“Prying loose illusions” is actually not a good way to describe what needs to be done. We wouldn’t want to describe Copernicus’ work as “prying loose the geocentric illusion”. If he just tried to do that it wouldn’t have worked. Instead, I’m building up ways of thinking that I can substitute for these cognitive illusions (partially, with setbacks). This is largely a job of cognitive engineering — finding ways of thinking that stick as habits, that become natural, that I can use to generate descriptions of stuff in the world (such as economic behavior) which others find useful, etc.

In my (ever so humble) opinion this is actually the most useful task philosophers could be doing, although unfortunately as far as I can tell they mostly don’t see it an important goal, and I suspect in many cases would say it is “not really philosophy”. To see if I’m being grossly unfair to philosophers, I just googled for “goals of x” for various disciplines (philosophy, physics, sociology, economics, …). The results are interesting and I think indicate I’m right (or at least not unfair), but I think I’ll save further thoughts for a post about this issue. If you’re curious feel free to try this at home.

A good example of post-capitalist production

This analysis of the Firedoglake coverage of the Libby trial hits essentially all the issues we’ve been discussing.

  • Money was required, but it was generated by small contributions from stakeholders (the audience), targeted to this specific project.
  • A relatively small amount of money was sufficient because the organization was very lightweight and the contributors were doing it for more than just money.
  • The quality was higher than the work done by the conventional organizations (news media) because the FDL group was larger and more dedicated. They had a long prior engagement with this story.
  • FDL could afford to put more feet on the ground than the (much better funded) news media, because they were so cost-effective.
  • The group (both the FDL reporters and their contributors) self-organized around this topic so their structure was very well suited to the task.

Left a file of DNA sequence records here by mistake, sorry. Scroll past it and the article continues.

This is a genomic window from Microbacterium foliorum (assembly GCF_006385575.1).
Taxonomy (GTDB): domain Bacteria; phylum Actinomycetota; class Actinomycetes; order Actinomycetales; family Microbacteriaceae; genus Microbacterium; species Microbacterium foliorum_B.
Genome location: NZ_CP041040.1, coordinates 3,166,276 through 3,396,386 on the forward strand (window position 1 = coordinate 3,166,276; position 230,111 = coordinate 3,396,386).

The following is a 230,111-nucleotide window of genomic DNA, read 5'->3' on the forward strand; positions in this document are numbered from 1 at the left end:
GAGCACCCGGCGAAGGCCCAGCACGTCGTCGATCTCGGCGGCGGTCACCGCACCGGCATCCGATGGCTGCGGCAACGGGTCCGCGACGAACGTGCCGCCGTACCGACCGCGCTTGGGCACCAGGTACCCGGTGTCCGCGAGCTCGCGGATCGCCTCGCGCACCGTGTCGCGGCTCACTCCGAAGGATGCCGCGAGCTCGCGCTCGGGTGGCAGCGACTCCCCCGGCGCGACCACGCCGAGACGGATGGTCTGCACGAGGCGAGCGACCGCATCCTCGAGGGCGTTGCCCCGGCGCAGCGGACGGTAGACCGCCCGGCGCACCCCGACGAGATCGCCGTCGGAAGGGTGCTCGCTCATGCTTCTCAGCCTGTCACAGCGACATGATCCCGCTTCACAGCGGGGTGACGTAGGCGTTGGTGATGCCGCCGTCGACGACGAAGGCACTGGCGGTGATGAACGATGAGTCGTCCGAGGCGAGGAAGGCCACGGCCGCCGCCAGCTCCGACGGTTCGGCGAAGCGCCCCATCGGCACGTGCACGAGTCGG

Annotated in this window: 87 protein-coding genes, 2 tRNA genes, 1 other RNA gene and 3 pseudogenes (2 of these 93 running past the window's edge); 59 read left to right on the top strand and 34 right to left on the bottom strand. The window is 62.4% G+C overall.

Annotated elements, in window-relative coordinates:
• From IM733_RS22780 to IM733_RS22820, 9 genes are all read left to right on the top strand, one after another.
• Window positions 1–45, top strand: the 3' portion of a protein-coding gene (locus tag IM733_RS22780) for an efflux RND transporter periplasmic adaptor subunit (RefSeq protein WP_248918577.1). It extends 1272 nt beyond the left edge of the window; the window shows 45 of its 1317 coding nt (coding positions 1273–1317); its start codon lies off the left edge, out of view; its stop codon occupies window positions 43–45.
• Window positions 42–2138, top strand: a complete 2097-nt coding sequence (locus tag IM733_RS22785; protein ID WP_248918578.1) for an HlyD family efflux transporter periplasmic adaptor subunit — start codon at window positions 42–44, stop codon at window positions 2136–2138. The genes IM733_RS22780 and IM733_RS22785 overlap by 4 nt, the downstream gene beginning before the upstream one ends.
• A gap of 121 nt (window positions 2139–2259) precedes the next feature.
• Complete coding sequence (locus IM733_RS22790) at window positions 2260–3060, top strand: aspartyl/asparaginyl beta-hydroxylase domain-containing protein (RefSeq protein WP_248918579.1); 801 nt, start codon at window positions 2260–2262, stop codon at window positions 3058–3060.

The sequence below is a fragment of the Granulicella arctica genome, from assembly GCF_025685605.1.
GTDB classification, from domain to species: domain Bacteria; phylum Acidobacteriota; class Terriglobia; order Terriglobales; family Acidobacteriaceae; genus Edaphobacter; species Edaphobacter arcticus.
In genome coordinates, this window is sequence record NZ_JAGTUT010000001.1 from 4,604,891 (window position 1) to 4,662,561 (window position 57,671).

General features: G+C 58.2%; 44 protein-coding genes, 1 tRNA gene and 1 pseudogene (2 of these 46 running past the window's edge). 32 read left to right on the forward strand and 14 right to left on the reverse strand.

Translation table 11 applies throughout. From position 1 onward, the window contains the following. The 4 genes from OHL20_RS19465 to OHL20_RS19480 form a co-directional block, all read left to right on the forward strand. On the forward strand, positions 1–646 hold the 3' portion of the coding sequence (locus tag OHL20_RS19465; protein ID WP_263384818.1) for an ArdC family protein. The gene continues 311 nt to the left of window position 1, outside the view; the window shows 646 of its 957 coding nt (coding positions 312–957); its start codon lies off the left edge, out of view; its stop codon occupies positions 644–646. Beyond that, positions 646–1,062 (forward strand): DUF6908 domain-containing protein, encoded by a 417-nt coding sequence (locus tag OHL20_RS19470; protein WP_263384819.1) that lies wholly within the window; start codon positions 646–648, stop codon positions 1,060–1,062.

• Entrepreneurship was a big factor — both long-term organization of the site, and short-term organization of the coverage.
  • FDL, with no prior journalistic learning curve, and no professional credentials, beat the professional media on their coverage of a high-profile hard-core news event.

This example suggests that we don’t yet know the inherent limits of this post-capitalist approach to production of (at least) information goods. Most discussions of blogs vs. (traditional) news media have assumed the the costs inherent in “real reporting” meant blogs couldn’t do it effectively. The FDL example shows, among other things, that the majority of those costs (at least in this case) are due to institutional overhead that can simply be left out of the new model.

We’re also discovering that money can easily be raised to cover specific needs, if an audience is very engaged and/or large. Note that even when raising money, the relationship remains voluntary rather than transactional — people contribute dollars without imposing any explicit obligations on their recipient. No one incurs the burden of defining and enforcing terms. In case of fraud or just disappointing performance, the “customers” will quickly withdraw from the relationship, so problems will be self-limiting.

It is interesting to speculate about how far this approach could go. To pick an extreme example, most of the current cost of new drugs is not manufacturing (which will remain capital intensive for the forseeable future), but rather is the information goods — research, design, testing, education of providers, etc. — needed to bring drugs to market. At this point it seems impossible that these processes could be carried out in a post-capitalist way. But perhaps this is a failure of imagination.